Cowboy in Training

One of the most valuable aspects of rodeo is how skills are passed down from one generation to another. Oftentimes moms, dads, uncles, aunts, and grandparents are competing right alongside their children, nieces and nephews, or grandkids. Even if they aren’t competing on the same team, they are traveling together to events. Another asset of…

Owl Attack

My sister was out for an evening jog the other night, when a large bird swooped down on her head. She said it was like getting hit with a brick. She called me soon after it happened. I could hear a little shake in her voice. We wondered about what kind of bird it was….

Curious Pronghorn

During the Pronghorn’s brief mating season in September,  they are a little less wary and getting a decent photo is a bit more likely.  Even so, they are usually heading over the hill by the time I get my camera out. A quick little whistle can often make them stop and look back.

Falling Yellow

As summer winds down and fall approaches, the majority of wildflowers are shades of yellow.

Day in the High Country

The mountain treeline is my favorite place to be on a hot summer day. Temperatures are at least 15 degrees cooler up  there and any reprieve from the high nineties is welcome. I had plans to hike a trail to a destination, but once I got there I just wanted to wander across the open…

Shades of Yellow

We have had one of the wettest springs I can remember in a long time. Nice little rains keep coming- almost daily. It’s always interesting to see how the spring weather pattern determines which plants will dominate the landscape. This year it seems to be the annual mustards (members of the Brassicaceae family) and Yellow…

Pronghorn: Icon of Wyoming

Perfectly adapted to the sage brush steppe, Pronghorn, Antilocapra americana, is an iconic wildlife species of Wyoming. Visitors are often surprised when they see pronghorn, saying they “look like something from Africa.” Pronghorn are the second fastest land mammal on the planet, able to reach speeds exceeding 50 mph. Sagebrush is a staple of their…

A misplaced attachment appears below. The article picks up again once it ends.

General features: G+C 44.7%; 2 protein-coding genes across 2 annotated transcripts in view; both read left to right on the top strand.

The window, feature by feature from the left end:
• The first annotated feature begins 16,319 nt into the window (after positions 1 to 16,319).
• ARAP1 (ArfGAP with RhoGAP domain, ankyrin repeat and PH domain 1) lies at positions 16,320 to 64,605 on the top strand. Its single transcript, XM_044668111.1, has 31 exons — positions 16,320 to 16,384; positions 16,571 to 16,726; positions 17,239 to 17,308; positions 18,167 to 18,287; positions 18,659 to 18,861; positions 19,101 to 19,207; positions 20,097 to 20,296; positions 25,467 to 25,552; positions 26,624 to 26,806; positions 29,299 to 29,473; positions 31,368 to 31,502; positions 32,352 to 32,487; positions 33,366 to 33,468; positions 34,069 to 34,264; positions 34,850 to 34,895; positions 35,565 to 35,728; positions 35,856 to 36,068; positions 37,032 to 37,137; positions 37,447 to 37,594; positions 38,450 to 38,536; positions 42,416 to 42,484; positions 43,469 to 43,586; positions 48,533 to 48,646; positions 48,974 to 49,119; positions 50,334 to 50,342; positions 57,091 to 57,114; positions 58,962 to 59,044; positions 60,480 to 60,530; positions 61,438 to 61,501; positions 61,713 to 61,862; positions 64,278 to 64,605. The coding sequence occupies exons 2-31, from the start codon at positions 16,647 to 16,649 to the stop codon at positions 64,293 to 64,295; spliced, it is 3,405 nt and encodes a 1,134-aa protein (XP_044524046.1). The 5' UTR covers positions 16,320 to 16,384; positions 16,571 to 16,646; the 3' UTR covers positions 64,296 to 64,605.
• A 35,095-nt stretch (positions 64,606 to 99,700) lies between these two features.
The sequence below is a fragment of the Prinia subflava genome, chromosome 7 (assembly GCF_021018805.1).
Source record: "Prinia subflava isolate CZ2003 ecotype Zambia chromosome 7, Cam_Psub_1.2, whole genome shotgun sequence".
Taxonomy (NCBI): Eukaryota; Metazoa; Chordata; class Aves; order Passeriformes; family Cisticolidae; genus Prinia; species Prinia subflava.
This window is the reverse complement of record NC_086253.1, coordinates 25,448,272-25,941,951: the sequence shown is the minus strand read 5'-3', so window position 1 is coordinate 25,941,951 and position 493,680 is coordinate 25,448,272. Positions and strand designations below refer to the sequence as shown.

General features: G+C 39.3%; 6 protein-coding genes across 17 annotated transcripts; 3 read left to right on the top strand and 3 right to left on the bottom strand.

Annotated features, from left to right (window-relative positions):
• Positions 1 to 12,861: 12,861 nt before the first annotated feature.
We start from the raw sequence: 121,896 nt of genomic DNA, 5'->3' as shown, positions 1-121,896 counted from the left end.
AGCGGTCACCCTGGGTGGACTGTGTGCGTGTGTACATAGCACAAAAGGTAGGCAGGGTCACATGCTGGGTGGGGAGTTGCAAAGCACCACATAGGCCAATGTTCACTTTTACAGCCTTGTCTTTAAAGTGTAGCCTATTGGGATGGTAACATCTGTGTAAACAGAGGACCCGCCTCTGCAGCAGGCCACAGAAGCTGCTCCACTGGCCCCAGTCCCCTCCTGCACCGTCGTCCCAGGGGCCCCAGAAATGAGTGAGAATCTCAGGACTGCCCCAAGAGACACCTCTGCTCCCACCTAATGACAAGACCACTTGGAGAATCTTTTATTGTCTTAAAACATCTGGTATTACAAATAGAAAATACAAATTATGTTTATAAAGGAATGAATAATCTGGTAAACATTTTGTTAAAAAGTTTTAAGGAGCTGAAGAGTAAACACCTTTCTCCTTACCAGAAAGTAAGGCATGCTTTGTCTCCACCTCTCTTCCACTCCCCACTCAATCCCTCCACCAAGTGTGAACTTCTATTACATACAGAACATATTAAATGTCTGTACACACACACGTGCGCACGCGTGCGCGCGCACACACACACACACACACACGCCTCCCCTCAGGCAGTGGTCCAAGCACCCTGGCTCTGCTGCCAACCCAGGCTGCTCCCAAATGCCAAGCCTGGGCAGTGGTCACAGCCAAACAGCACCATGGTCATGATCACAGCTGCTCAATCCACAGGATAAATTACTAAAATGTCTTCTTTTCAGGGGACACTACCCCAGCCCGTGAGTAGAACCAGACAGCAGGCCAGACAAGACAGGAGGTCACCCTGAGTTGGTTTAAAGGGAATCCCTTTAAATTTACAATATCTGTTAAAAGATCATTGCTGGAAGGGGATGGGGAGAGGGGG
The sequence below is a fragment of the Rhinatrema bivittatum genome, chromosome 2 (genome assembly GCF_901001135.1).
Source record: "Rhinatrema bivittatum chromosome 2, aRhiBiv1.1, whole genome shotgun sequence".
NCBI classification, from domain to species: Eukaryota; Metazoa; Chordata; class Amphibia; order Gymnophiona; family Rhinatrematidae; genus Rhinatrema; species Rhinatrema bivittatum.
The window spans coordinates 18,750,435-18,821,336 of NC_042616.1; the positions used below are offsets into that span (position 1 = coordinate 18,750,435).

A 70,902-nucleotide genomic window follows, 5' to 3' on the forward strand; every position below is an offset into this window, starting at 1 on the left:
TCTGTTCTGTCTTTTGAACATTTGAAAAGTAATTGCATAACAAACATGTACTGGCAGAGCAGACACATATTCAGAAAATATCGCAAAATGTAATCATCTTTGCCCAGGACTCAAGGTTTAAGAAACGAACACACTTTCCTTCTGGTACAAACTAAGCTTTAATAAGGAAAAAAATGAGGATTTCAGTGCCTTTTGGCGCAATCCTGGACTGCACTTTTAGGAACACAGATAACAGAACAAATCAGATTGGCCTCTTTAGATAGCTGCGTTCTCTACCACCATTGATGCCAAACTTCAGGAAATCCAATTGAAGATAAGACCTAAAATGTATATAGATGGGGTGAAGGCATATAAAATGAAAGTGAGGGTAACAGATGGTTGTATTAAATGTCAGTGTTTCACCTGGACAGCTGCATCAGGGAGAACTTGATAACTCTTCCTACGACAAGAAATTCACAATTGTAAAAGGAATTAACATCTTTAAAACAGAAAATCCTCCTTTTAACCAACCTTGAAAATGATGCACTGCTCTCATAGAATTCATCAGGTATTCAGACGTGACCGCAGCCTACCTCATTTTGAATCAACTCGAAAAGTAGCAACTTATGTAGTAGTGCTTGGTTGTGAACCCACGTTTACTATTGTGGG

Water is Life

As I’ve mentioned in previous posts, Wyoming is a headwater state. Straddling the continental divide, Wyoming feeds four major river basins: the Missouri-Mississippi, Green-Colorado, Snake-Columbia, and Great Salt Lake.1 Given the low rainfall in Wyoming’s lower elevations, we all keep a close eye on the mountain snowpack. The mountain snowpack will, for the most part,…

Early Risers

We are having a nice slow warm up here in my part of Wyoming. Even so, the speed with which the wildflowers begin to bloom always catches me by surprise. Many of our early spring native wildflowers only need a few days above the mid fifties Fahrenheit to start their green up, and then a…

Hope for Declining Groundwater Aquifers?

Recent efforts to recharge groundwater in Idaho are showing positive results. “Last winter, the state of Idaho succeeded in recharging 317,000 acre-feet of water into an important aquifer, enough to serve 700,000 homes for a year. It was an important milestone in an ambitious program to restore a groundwater source that had been overtapped for…

Pink is the New Orange

A number of laws were passed in this last session of the Wyoming legislature. One of those being that fluorescent pink is now acceptable as hunting attire. I’m actually glad about this. Not because I love pink, but because last hunting season it was hot, and all my blaze orange is for cold weather. I…